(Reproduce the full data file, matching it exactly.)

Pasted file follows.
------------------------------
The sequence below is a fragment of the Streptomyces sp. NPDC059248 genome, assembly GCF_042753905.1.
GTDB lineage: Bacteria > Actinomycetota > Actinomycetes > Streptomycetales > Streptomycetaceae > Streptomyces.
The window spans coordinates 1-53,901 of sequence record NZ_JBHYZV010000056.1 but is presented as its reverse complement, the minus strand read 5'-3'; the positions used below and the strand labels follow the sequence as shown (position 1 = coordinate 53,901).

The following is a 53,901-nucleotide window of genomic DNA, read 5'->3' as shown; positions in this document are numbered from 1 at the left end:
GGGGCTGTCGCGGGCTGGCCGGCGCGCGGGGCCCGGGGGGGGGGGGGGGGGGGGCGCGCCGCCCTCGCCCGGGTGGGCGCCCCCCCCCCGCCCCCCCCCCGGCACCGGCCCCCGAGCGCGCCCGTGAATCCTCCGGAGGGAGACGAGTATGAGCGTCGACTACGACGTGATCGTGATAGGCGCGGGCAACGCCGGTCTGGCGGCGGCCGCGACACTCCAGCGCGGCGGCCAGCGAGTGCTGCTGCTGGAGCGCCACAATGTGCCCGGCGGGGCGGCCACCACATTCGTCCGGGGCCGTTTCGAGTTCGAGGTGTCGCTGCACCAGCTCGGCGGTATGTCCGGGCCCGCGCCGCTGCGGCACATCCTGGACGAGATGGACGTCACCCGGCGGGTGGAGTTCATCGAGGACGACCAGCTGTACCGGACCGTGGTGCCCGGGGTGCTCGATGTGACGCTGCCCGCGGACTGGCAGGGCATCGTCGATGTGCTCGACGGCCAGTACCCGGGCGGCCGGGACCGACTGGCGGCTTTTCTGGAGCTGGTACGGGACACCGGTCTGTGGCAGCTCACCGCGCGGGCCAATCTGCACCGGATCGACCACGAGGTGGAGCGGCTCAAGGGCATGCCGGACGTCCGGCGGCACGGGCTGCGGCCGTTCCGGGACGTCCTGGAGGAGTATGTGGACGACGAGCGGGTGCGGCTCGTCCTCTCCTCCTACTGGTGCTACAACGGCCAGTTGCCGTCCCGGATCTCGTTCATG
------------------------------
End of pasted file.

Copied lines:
The sequence below is a fragment of the Streptomyces sp. NPDC059248 genome, assembly GCF_042753905.1.
GTDB lineage: Bacteria > Actinomycetota > Actinomycetes > Streptomycetales > Streptomycetaceae > Streptomyces.
The window spans coordinates 1-53,901 of sequence record NZ_JBHYZV010000056.1 but is presented as its reverse complement, the minus strand read 5'-3'; the positions used below and the strand labels follow the sequence as shown (position 1 = coordinate 53,901).

The following is a 53,901-nucleotide window of genomic DNA, read 5'->3' as shown; positions in this document are numbered from 1 at the left end:
GGGGCTGTCGCGGGCTGGCCGGCGCGCGGGGCCCGGGGGGGGGGGGGGGGGGGGCGCGCCGCCCTCGCCCGGGTGGGCGCCCCCCCCCCGCCCCCCCCCCGGCACCGGCCCCCGAGCGCGCCCGTGAATCCTCCGGAGGGAGACGAGTATGAGCGTCGACTACGACGTGATCGTGATAGGCGCGGGCAACGCCGGTCTGGCGGCGGCCGCGACACTCCAGCGCGGCGGCCAGCGAGTGCTGCTGCTGGAGCGCCACAATGTGCCCGGCGGGGCGGCCACCACATTCGTCCGGGGCCGTTTCGAGTTCGAGGTGTCGCTGCACCAGCTCGGCGGTATGTCCGGGCCCGCGCCGCTGCGGCACATCCTGGACGAGATGGACGTCACCCGGCGGGTGGAGTTCATCGAGGACGACCAGCTGTACCGGACCGTGGTGCCCGGGGTGCTCGATGTGACGCTGCCCGCGGACTGGCAGGGCATCGTCGATGTGCTCGACGGCCAGTACCCGGGCGGCCGGGACCGACTGGCGGCTTTTCTGGAGCTGGTACGGGACACCGGTCTGTGGCAGCTCACCGCGCGGGCCAATCTGCACCGGATCGACCACGAGGTGGAGCGGCTCAAGGGCATGCCGGACGTCCGGCGGCACGGGCTGCGGCCGTTCCGGGACGTCCTGGAGGAGTATGTGGACGACGAGCGGGTGCGGCTCGTCCTCTCCTCCTACTGGTGCTACAACGGCCAGTTGCCGTCCCGGATCTCGTTCATG